- The Washington Times - Wednesday, April 30, 2014

ANALYSIS/OPINION:

Robert Griffin III made his rounds last week with the local media, and it’s clear that things are looking up for SuperBob. There’s a spring in his step. His food tastes a little better. The sun is shining a little brighter.

Why? Well, because the warden is gone.


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SuperBob became the latest Redskin to present the narrative of the Redskins offseason — that the presence of Mike Shanahan at Redskins Park was the NFL version of Shawshank State Penitentiary, and everyone is feeling like Andy Dufresne walking on a Mexican beach these days.

“It’s hard to describe unless you’ve been here to feel it, but it’s just one of those moments where you kind of go, ‘Ahh,’” SuperBob told The Washington Times. “No one’s relaxed in a lackadaisical way. It’s just that guys are kind of able to be themselves. That’s not a comparison or knock on anything that happened in the previous regime. It’s just a testament to what Jay [Gruden] has brought to the table, and I think guys are excited about that.”

There you go. He may have attempted to couch it in terms of “not a comparison or knock on anything that happened in the previous regime,” but SuperBob’s relief — his “Ahh” moment — is because reform has come to Shawshank Park.


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He’s not alone. We’ve heard subtlely and not so subtlely that Mike Shanahan held talent hostage — that his interference led to one of the worst defenses in the league, and his autocratic style kept talent evaluators from successfully putting together a championship roster of players.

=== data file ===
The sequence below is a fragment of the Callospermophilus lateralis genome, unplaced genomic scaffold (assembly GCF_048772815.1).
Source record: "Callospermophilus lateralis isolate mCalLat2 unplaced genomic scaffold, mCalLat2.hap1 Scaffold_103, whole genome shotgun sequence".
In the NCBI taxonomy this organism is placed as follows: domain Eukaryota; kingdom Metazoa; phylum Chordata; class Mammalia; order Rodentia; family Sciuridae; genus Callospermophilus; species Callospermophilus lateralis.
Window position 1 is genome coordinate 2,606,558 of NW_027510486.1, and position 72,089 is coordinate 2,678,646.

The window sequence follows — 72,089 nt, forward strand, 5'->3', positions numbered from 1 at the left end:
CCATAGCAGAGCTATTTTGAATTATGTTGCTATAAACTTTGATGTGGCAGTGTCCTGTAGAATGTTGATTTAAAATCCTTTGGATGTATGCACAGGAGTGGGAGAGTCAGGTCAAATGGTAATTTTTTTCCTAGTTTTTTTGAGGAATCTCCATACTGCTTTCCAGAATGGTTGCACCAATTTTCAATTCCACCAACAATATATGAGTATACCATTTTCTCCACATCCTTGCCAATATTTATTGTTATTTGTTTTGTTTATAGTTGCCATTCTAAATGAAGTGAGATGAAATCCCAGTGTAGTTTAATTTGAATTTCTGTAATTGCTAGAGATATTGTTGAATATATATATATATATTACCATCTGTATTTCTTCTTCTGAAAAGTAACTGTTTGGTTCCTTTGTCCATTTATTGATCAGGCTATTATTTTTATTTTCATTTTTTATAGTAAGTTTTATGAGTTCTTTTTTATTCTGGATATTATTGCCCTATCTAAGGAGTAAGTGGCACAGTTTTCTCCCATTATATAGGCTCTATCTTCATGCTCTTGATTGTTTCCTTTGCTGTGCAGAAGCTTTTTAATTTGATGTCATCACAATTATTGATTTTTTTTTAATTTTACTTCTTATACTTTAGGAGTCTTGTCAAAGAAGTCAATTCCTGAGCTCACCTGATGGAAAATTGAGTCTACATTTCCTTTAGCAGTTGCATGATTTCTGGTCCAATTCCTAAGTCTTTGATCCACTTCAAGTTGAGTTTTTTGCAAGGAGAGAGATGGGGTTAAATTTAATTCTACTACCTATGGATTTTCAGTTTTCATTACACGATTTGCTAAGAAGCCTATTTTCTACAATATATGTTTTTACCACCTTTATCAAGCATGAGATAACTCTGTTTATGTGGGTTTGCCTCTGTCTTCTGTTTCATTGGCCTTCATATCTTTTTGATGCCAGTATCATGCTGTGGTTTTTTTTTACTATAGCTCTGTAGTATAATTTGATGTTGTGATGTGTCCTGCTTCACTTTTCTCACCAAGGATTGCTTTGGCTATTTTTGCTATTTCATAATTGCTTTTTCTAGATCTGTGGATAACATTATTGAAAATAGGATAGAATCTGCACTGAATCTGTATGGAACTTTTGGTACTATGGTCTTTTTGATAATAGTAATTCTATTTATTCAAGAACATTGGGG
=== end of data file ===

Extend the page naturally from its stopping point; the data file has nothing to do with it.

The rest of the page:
Now that he’s gone, well — “Ahh.”

If we are to buy into Shanahan as the NFL version of the Shawshank warden, well, then we must believe that none of the following was true:

The report from Washington Post columnist Sally Jenkins that SuperBob “bragged to teammates that he could procure favors from the owner and influence the franchise’s direction.”

The report from NFL.com’s Michael Silver that SuperBob asked the Redskins coaches to eliminate bad plays from the team’s film study.

There were so many others from various sources — such as SuperBob and his father presenting a tape to Warden Shanahan telling him what plays the quarterback would run and would not run, and his insecurity about the presence of Kirk Cousins.

All of that, we must assume by the bright light coming from Redskins Park these days, was false. Don’t we?

Shanahan was no barrel of laughs. It’s perfectly plausible that he was manipulative and devious. And from what we’ve seen, Gruden is a stark contrast, personality-wise — a more affable, less guarded fellow.

But it’s hard to believe that everything that led to a 3-13 record last year was because of Mike Shanahan — the same coach who was in charge of the 10-6 NFC East champions the year before.

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